Tintoretto: Stealing of St Mark’s Body

In a way quite different from the monarchical rape of the Church in early modern England, Church and State were intimately connected in Renaissance Venice. From Gentile Bellini to Tintoretto much of the art of the Republic celebrated the connection. When the body of St Mark was brought to the lagoon – or returned, as legend had it – it was located not in the cathedral of the island (San Pietro in Castello), but in the Doge’s great basilica, San Marco, the ducal chapel.

Not surprisingly the legend of St Mark (not of his life but of his body after death!) became a major pictorial theme. Here Tintoretto, in one of a sequence of pictures now spread around the galleries of Europe, depicts a crucial episode in the story; the removal by Alexandrian Christians of St Mark’s body from a pyre where it was to be burnt. They did so, the story goes, under cover of a great tempest which came suddenly upon the city.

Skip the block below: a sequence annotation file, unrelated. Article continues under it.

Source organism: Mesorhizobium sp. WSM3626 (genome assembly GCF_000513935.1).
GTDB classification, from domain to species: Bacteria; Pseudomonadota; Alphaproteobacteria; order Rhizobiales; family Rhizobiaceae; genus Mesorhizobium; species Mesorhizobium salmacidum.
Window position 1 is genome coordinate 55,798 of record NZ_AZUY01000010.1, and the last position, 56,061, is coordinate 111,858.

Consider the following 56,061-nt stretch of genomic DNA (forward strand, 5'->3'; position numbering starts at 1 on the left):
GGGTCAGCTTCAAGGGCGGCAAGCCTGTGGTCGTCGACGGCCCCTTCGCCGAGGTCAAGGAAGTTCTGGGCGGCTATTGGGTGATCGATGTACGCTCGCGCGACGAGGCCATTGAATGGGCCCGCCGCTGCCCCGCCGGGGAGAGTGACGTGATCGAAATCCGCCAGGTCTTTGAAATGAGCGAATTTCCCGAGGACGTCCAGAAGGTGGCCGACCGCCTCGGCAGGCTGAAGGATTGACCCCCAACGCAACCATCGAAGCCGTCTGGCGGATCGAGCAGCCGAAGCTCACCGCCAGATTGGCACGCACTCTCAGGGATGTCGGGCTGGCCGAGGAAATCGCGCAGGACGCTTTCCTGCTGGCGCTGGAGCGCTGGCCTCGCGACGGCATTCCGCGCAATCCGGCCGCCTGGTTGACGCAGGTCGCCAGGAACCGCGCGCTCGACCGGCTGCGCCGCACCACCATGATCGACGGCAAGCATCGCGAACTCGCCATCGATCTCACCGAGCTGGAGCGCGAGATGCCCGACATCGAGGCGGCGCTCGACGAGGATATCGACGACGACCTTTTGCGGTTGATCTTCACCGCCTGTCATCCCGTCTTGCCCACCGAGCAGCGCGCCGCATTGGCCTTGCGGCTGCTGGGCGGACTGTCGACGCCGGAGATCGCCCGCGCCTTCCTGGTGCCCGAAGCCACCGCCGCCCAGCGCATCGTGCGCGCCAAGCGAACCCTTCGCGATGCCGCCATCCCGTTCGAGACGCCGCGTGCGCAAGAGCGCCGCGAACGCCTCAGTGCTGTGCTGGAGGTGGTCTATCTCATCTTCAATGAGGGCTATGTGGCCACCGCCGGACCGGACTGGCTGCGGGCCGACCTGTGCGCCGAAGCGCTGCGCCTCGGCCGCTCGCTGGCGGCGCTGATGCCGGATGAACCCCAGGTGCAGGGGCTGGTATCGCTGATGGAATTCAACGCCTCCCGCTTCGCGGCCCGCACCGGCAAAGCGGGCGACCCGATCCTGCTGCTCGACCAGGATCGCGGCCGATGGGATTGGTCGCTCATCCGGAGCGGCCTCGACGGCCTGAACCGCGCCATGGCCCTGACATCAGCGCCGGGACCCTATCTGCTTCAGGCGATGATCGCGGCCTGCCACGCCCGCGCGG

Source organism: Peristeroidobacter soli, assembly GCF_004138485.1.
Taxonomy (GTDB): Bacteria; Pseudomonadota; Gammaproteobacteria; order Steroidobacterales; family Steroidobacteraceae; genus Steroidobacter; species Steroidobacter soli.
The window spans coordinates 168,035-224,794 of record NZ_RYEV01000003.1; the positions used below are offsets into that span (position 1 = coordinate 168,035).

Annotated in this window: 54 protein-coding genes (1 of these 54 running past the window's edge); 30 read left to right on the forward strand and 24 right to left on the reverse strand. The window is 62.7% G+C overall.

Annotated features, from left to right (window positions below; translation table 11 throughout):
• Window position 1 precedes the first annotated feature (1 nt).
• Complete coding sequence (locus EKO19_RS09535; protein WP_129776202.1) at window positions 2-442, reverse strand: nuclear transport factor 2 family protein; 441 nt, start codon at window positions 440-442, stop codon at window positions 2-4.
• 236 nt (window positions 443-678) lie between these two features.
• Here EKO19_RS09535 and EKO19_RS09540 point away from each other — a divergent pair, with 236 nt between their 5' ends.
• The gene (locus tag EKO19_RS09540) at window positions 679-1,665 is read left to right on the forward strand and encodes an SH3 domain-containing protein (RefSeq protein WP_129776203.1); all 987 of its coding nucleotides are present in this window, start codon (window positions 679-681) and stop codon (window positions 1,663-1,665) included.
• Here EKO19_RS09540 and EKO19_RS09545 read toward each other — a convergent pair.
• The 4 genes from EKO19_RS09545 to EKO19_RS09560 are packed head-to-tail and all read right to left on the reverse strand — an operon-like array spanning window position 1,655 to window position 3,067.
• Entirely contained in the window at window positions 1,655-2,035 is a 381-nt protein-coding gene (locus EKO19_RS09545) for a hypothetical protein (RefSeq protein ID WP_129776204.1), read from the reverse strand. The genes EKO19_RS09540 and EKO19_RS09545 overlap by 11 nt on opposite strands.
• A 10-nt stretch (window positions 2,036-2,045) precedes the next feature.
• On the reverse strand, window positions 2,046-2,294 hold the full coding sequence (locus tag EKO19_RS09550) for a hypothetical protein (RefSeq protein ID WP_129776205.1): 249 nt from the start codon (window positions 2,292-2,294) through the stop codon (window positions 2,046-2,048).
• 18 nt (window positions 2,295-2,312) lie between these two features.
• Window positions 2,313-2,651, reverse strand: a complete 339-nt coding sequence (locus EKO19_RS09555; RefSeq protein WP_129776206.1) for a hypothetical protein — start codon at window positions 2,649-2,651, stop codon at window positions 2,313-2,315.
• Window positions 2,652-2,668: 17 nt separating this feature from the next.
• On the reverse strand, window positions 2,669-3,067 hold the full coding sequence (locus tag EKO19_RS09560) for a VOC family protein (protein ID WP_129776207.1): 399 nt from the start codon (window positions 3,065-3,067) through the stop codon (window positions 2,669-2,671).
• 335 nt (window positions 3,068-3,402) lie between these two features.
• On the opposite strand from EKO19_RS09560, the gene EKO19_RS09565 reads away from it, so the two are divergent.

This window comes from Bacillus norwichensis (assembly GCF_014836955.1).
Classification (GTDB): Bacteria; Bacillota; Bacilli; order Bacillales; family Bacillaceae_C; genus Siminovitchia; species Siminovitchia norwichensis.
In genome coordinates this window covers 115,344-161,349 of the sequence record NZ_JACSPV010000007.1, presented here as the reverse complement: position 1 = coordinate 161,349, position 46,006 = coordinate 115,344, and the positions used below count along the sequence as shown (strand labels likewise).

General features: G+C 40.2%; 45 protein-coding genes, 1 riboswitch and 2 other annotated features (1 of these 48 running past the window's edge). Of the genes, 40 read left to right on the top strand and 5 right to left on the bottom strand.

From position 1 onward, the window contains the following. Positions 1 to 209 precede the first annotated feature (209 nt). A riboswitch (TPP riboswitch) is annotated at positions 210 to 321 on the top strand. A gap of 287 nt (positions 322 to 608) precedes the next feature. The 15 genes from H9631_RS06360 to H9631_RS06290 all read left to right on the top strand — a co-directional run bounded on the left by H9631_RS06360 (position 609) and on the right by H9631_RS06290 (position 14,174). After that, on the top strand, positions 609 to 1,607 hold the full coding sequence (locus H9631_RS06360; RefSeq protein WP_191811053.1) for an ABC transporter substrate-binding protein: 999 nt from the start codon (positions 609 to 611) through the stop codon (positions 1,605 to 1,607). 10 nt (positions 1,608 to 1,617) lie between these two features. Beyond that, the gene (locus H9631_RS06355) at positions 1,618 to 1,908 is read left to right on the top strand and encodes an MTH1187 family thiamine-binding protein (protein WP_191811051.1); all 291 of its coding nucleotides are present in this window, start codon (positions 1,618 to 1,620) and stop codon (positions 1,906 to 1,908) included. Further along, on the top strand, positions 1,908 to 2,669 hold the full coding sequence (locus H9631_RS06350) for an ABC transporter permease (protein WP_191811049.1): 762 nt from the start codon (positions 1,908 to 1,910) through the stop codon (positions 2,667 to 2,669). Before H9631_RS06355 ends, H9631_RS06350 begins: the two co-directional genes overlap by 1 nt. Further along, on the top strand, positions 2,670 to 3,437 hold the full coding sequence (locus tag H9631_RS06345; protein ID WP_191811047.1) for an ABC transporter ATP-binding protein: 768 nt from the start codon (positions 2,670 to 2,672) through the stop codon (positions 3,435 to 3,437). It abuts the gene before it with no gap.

Mark’s body, dramatically lit, is being carried to safety across a great public square. The pagan inhabitants of the city are running, terrified, into the surrounding buildings. The composition of the foreground figures is irresistibly reminiscent of a deposition; the others are sketchily painted, losing definition as they fade into the background. The whole composition is linked to the city and state of Venice by a visual trick. The architecture (scarcely more substantial than the drawing of the receding figures) has been identified as a version of Sansovino’s schemes for systematizing the Piazza San Marco, which Tintoretto would have known from their public display in the narthex of the basilica.Here all the varied techniques of mannerism – a lurid sky, intense colour contrasted with the eerie monochrome of the distant buildings and figures – is used to give dignity and credibility to a legend which has national and political importance. The nation’s palladium is beginning its journey home.

Mark Stevens